Soledad started cooking at age nine in her hometown in the mountains south of Oaxaca city. Her cooking helped her widowed mother support the family. As an adult she ran a small restaurant for several years in Oaxaca city. She loved this and did it until her husband insisted she stay home with the children. Later she spent two decades teaching cooking to foreign travelers and chefs at the Instituto Cultural de Oaxaca. By 2010 she was retired and offering private lessons in her home in the hills just outside Oaxaca to students who could find her. She cooked the way people cooked before the Spanish came to Mexico. Although she was a master of all the dishes that make Oaxaca famous, her specialty was mole negro. For anyone lucky enough to get a cooking lesson from Soledad they had to make their way to her home and plan to spend a full day there because that’s the time it took her to make mole. She assembled her ingredients including four kinds of dried chilies, raisins, almonds, onion, ginger, garlic, tomatillo, plantains, chocolate, tomato, herbs and more. Her recipe was very precise (down to the exact number of cloves and peppercorns). She started by boiling a chicken for broth. Then she separately toasted the herbs and fried the vegetables. Fried bread and plantains can be added to give the sauce substance. The chiles took special preparation. They had to be veined, seeded and toasted to a crisp but not burned. The many chiles that grow in the area around Oaxaca give the mole its identity. The special chile for Mole negro is called chilhuacle. Once all the separate ingredients are prepared and toasted they are ground together. Cooking should not be rushed. The final mole must be balanced, not too sweet and with no one ingredient overpowering the others. Soledad felt that if the cook has passion for her work, this makes the food taste better (‘Like Water for Chocolate’). She said cooking should be performed, like the rest of our lives, with much love.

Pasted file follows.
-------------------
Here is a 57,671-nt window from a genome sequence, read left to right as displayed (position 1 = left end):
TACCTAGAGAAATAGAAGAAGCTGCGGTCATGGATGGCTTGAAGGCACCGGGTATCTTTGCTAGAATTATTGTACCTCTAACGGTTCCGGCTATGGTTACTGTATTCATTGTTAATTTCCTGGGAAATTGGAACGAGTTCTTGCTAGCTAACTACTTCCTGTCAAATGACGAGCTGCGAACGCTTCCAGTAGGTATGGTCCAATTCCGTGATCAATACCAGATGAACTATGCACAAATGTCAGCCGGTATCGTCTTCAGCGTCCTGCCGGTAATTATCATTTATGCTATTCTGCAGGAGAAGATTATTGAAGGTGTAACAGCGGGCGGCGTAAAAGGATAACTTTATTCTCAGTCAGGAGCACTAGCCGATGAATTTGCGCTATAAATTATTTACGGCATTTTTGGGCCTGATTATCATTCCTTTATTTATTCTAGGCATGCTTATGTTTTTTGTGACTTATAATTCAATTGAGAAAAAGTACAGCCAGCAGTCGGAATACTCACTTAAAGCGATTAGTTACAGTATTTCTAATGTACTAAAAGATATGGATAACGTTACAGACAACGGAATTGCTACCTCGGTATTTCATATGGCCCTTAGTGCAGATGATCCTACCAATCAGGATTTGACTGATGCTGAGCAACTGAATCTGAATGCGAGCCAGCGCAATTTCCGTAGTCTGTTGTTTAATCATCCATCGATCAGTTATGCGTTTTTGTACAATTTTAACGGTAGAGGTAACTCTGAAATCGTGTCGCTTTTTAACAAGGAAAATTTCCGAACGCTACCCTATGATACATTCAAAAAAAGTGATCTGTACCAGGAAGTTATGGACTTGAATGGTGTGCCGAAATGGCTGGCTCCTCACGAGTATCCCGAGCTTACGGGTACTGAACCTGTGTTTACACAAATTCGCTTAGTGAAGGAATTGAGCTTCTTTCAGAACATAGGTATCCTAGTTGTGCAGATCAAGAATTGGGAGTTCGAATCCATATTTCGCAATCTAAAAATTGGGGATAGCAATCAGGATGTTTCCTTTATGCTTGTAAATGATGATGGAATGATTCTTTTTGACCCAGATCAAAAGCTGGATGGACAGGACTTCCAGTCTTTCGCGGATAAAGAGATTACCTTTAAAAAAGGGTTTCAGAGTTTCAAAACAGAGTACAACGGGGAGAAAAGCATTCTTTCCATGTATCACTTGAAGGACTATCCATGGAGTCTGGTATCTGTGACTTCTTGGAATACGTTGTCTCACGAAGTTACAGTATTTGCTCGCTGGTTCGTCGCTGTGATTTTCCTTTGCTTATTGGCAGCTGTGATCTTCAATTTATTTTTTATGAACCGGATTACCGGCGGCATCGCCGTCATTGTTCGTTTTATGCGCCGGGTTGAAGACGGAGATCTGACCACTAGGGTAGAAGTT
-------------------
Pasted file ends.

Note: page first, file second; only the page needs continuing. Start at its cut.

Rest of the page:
Oaxaca is a town with an abundance of chocolate shops. Because chocolate is a an ingredient in mole, it is common to find these shops also selling mole pastes or powders which incorporate their own chocolate. Most of these shops allow tasting and I had tried moles from many of them. One that I particularly liked was La Soledad Chocolates and Mole on Calle Mina. They sell sealed pre-packaged mole pastes, suitable for bringing back to the U.S., with many different types and sizes available, including Negro, Rojo, Coloradito, Verde and a few others. You often hear about the “7 Moles of Oaxaca” which include these four types, but it is not always clear what distinguishes the first three and Mole Poblano (the mole specific to Puebla) from each other. Most of them share a majority of ingredients, with the main differences being the types of chiles used in each and the addition of things like plaintains (often added to the Rojo and Coloradito) and use of more or chocolate in the recipe. Mole Poblano, is often compared to mole Rojo from Oaxaca, but others say it is closer to Negro. At La Soledad the mole Negro is rich and very sweet with a strong chocolate flavor. I found the Rojo to be more to my liking, with less sweetness and chocolate. However, my favorite there was the Coloradito which was even less chocolaty.
Even though I was a bit dubious about using pre-prepared mole paste, I decided to buy some and experiment. I bought a container of the La Soledad Mole Coloradito and followed the instructions on the container which said to add the mole to roasted tomatoes and chicken stock. I dry roasted the tomatoes and added mole paste with three times the amount of chicken stock and then added cooked chicken. We were pleasantly surprised at how good the mole tasted…not as good as Kokono, but better than some of the moles we’d eaten at Mexican restaurants in the past.
In the end, I never found my cooking class. We are returning to Portland with two kilos of La Soledad mole pastes in our luggage. I found La Soledad mole paste at an online store in the U.S. but a kilo would cost me $38 (including shipping) from this store and our cost in Oaxaca was about $5, so it’s worth the extra weight. It’s a cop out until I learn to make my own mole at home, and I’m pretty sure Diana Kennedy, Senora Soledad and any purist would not be impressed, but it still tastes pretty good and is a lot less work.